Opinion It's rare for a climate debate not to descend into acrimony, but I attended one last week that didn't.
This one pitted against each other the sociologist and New Labour philosopher king Anthony 'Third Way' Giddens, former director of the London School of Economics, and former Chancellor Lord Nigel Lawson. Giddens was speaking at the invitation of Lawson's new climate policy think tank. This doesn't have a collective view and won't challenge the "science" and so won't be boxed in by the "skeptic" label, which it rejects - but wants to provide a focus for some analysis of the policy.
And it was very well timed, because the public debate is in a kind of paralysis. During the election, the issue was almost completely absent, while in the debates, it merited one question, prompting identical pledges of self-sacrifice from the three party leaders.
Although the political elite is almost entirely signed up to mitigation policies, the reality is that they can't introduce them, because it means electoral suicide. Mitigation entails a world of pain - with jobs lost, higher energy costs and a lower standard of living. This appeals to a few puritans - the kind of people who mourned the end of rationing, perhaps - but not the general public. So we've seen Australia drop its emissions trading scheme, and in the US, the only Republican backer of a climate bill change sides.
Benny Peisar, director of the Global Warming Policy Foundation, suggests another reason for the lack of momentum. Up until about two years ago, he points out, environment ministers would regularly meet at global conferences, and make grand proclamations. They set the policy. But since then, finance ministers and prime ministers and presidents have taken control of the policy, and they've done the maths. So what pledges politicians continue to make, are ever more meaningless.
A recent poll here failed to show an increase in the number of self-described "skeptics", but agnosticism and indifference rule. Which, when you think about it, is a very pragmatic and typically English response to religious or political ideologues.
First their positions, in a nutshell, then their responses to an interesting set of challenges from the audience.
Giddens said "the science" showed humans were wreaking terrible havoc on natural systems, that this science was robust, and the science also had a clear policy message: we must change our ways. "We're interfering in the climate in a radical and irreversible way ... We must take action now," he said. But Giddens had a Plan B. He added that even if all this was mistaken, oil prices would rise in the future, and energy conservation and "energy security" were key policy areas. These provided alternative justifications for his desired policies, which were pretty much the same either way.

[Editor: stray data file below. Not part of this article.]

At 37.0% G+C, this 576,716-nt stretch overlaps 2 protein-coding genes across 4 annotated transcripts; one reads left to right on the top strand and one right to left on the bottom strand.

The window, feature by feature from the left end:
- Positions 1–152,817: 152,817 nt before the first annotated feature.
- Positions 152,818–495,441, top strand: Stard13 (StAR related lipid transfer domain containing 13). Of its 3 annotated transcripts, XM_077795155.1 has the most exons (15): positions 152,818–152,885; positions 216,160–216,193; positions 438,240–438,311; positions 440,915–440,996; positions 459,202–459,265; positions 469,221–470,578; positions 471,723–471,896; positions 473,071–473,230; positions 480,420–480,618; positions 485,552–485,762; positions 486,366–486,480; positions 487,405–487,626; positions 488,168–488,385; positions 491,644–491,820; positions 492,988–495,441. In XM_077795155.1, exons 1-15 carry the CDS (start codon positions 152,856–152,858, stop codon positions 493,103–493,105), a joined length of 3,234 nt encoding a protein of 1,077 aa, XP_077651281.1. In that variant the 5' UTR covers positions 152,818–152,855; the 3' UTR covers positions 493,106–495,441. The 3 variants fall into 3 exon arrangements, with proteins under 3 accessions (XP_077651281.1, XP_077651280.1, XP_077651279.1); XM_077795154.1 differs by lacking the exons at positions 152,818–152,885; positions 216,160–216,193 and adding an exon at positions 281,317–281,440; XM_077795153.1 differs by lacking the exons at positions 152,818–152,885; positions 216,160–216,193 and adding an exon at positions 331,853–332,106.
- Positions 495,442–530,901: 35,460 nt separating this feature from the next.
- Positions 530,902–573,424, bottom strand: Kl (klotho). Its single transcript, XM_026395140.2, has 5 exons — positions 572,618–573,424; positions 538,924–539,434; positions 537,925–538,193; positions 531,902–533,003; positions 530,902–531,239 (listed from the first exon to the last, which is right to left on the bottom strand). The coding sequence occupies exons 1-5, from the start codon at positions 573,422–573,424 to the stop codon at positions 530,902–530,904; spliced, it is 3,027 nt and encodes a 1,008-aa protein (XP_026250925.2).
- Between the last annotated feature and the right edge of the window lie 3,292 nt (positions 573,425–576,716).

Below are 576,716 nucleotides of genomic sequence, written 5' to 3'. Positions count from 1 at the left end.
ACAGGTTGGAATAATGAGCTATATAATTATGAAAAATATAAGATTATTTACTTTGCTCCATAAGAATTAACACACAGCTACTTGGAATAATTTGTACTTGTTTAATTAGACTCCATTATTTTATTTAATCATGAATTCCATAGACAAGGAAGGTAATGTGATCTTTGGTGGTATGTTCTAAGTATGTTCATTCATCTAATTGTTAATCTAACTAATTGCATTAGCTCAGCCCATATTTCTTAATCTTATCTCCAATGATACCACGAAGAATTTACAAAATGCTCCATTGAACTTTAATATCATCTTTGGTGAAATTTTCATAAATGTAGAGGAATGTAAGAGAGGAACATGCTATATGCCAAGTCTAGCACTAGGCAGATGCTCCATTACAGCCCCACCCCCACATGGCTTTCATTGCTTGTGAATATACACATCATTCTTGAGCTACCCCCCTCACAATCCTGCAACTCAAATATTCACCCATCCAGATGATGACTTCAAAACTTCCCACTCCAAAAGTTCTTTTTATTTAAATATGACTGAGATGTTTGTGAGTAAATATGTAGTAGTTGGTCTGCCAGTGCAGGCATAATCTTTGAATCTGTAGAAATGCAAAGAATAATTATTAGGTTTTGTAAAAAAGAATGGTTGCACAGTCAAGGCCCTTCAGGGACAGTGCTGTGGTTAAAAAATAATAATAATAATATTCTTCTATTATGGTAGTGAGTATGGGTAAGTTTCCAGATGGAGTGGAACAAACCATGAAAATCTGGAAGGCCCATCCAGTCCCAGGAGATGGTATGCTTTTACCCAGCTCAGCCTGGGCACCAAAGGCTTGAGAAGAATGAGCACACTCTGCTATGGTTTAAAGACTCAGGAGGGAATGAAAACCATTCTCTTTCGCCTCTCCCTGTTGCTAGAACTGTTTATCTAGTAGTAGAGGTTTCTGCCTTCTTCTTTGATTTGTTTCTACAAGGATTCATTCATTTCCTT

Lawson said the science was anything but robust ("It's more uncertain the more you look"), but that didn't matter so much as choosing the right policy responses. For Lawson, efforts to reduce CO2 emissions were all futile gestures - they wouldn't work, and they'd only end up costing us dearly. That's because China and India will not halt economic development, which for now, is largely dependent on abundant and cheap fossil fuels. He described the UK Climate Change Act, which commits the UK to tough reduction targets, as a piece of "post-Imperial arrogance."
"CND was a more intelligent form of unilateralism than carbon unilateralism," said Lawson.
You can see the weaknesses. For Giddens, the scientific elite makes the policy: and the One True Policy is to stop emitting carbon now! But the science doesn't really favour any policy - that will be for us to decide democratically, presumably after we've weighed up the costs and risks of all the policies. Believers in radical and irreversible anthropogenic climate change like Giddens view Lawson's adaptation-first argument as reckless and insane, and probably morally negligent, too - although if Giddens holds this view, he was too polite to express it here. But the adaptationists' argument is based on the premise that future generations will be wealthier than we are, so the costs of adapting will be lower as each year passes.
Adaptation is winning, and it's gained some surprising support recently - even from some academics who raised the climate alarm in the first place, in the Hartwell Paper.
So I could sense some hedging of bets. Giddens said the value of adaptation policies had been underestimated, and he was surprisingly wary of many of the environmentalists' emblems - particularly wind power. At the same time, he had a hunch that things would be far worse than predicted, based on the idea that the IPCC was a bureaucratic process that needed to compromise, and tended to play down the scariest scenarios.
Lawson chuckled and disagreed, pointing out that the IPCC had ceased being an independent body and become a political one: its goal was causing governments to change policies. He recommended that after the next climate jamboree in Cancun in December the coalition government take a completely fresh look and rethink its policies.
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